Felix Contreras

Felix Contreras is co-host of Alt.Latino, NPR's web-based program about Latin Alternative music and Latino culture. It features music as well as interviews with many of the most well-known Latino musicians, actors, film makers and writers.

Previously, Contreras was a producer and reporter for NPR's Arts Desk and covered, among other stories and projects: a series reported from Mexico introducing the then-new musical movement called Latin Alternative; a series of stories on the financial challenges facing aging jazz musicians; and helped produce NPR's award winning series 50 Great Voices.

He once stood on the stage of the legendary jazz club The Village Vanguard after interviewing the club's owner and swears he felt the spirits of Coltrane and Monk walking through the room.

Contreras is a recovering television journalist who has worked for both NBC and Univision. He's also a part-time musician who plays Afro-Cuban percussion with various jazz and Latin bands.

Now and then, Alt.Latino offers programs that feature a single artist in conversation about life, art and anything else on their mind. But if we waited to speak with all of the artists who catch our attention one week at a time, it would take ... well, a long time.

So this week, we offer three shorter profiles of artists — some DJs, a musician and a pair of filmmakers — who are capturing Latino culture in three very distinct forms.

Editor's note: This is one of three segments in this week's episode of Alt.Latino. Listen to the full show.


Two years ago I got a crowdsourcing email from two guys making a movie about, of all things, the rich musical history of south Texas.

Note: NPR's First Listen audio comes down after the album is released. However, you can still listen with the Spotify or Apple Music playlist at the bottom of the page.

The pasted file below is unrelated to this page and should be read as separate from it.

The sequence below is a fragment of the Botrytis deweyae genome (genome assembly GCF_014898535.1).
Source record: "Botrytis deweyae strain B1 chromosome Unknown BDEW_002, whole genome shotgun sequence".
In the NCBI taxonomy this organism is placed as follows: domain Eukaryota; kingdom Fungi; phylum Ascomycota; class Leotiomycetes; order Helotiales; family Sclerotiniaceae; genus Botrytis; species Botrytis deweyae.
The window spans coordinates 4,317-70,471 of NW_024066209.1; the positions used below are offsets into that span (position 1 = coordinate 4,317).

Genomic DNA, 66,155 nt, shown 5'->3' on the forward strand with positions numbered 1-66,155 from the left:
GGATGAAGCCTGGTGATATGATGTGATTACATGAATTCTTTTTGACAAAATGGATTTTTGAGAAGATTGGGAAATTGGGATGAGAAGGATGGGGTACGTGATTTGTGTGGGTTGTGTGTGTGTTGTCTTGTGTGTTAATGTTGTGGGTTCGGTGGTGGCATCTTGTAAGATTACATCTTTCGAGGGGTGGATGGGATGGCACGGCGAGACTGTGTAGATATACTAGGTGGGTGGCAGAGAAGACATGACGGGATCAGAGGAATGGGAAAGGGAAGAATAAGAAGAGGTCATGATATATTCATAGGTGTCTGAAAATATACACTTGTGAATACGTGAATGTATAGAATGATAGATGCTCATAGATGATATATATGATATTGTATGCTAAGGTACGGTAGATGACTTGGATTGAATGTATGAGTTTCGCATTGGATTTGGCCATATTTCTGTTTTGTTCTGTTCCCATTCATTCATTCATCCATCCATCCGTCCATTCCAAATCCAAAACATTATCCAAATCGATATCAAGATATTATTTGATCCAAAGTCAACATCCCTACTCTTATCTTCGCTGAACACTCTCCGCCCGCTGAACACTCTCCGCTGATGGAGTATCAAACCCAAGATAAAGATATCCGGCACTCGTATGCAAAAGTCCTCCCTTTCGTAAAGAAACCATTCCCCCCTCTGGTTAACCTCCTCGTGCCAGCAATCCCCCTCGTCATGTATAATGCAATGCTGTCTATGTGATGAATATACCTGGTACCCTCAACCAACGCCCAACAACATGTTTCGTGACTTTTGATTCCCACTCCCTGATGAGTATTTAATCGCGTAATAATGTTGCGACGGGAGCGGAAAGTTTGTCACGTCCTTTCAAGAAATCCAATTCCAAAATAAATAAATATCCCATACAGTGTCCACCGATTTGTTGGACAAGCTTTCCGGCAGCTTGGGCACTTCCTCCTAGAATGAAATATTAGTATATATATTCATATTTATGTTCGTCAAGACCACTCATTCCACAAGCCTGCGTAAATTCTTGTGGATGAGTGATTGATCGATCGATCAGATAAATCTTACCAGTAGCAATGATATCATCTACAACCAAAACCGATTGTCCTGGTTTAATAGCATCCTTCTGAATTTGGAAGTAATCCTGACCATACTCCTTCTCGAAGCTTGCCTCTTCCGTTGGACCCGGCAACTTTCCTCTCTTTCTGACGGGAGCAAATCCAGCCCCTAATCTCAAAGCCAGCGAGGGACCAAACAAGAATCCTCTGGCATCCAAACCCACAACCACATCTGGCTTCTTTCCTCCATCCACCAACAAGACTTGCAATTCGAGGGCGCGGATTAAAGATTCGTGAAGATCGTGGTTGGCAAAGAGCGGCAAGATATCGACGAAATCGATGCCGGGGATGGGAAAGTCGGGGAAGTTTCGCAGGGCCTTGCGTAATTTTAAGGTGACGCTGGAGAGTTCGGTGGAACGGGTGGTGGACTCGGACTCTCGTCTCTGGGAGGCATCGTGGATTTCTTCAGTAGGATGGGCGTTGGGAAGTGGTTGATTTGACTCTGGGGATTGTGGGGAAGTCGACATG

You can only hear something for the first time once.

I don't mean to sound so obvious, but my first listen to ÌFÉ's debut album, IIII+IIII (pronounced Eji-Ogbe), was such an incredibly special moment that I wish I could repeat it over and over.

Note: NPR's First Listen audio comes down after the album is released. However, you can still listen with the Spotify or Apple Music playlist at the bottom of the page.


There is something going on in Cuba that is, quite simply, raising the bar on music of all kinds. An incredibly talented and visionary group of Cuban millennials are reimagining their African roots through a lens that filters, jazz, soul and funk. And Daymé Arocena is literally giving voice to this movement.

Note: NPR's First Listen audio comes down after the album is released. However, you can still listen with the Spotify or Apple Music playlist at the bottom of the page.

Note: NPR's First Listen audio comes down after the album is released. However, you can still listen with the Spotify or Apple Music playlist at the bottom of the page.


Omar Sosa seemingly can do no wrong.

As part of our celebration of Black History Month and Afro-Latino culture, we turn this week to how the influence of Africa has been interpreted in various Latin and Caribbean cultures. The music of West Africa, where a majority of those enslaved in the Americas came from, was diffused through both an indigenous and Spanish filter to become the distinct sounds and rhythms that we know today.

Note: NPR's First Listen audio comes down after the album is released. However, you can still listen with the Spotify or Apple Music playlist at the bottom of the page.


The covers for Miguel Zenón's recent albums are almost worth buying on their own: evocative, full of personality, compelling as storytelling.

Some say you have to have loved and lost to appreciate the beauty of the bolero. Since its inception in Cuba in the early 20th century, the music has been designed for thoughtful and emotional consideration of the joys and pains that come with loving someone so intensely, it becomes like a religion to adore that special someone (an actual bolero lyric).

Lila Downs has spent her career exploring the furthest reaches of Mexican folk music. With a voice that borrows heavily from opera, Downs performs the kind of full-throated mariachi singing that would fit right in at Mexico City's Garibaldi Square — ground zero for mariachi.

Each year on Jazz Piano Christmas, we celebrate with one of the most beloved holiday traditions, music. This year, we add another sacred tradition common to every community: family. The stage at the John F. Kennedy Center for the Performing Arts in Washington Dec. 10 was overflowing with love as father-daughter and husband-wife duos let fly with love for each other and the holiday canon.

When singer Alsarah left her native Sudan, she was just a child who'd shown an interest in music. She's said it served as her coping mechanism during a subsequent transition to life here in the U.S. That passion led her to a university degree in ethnomusicology.

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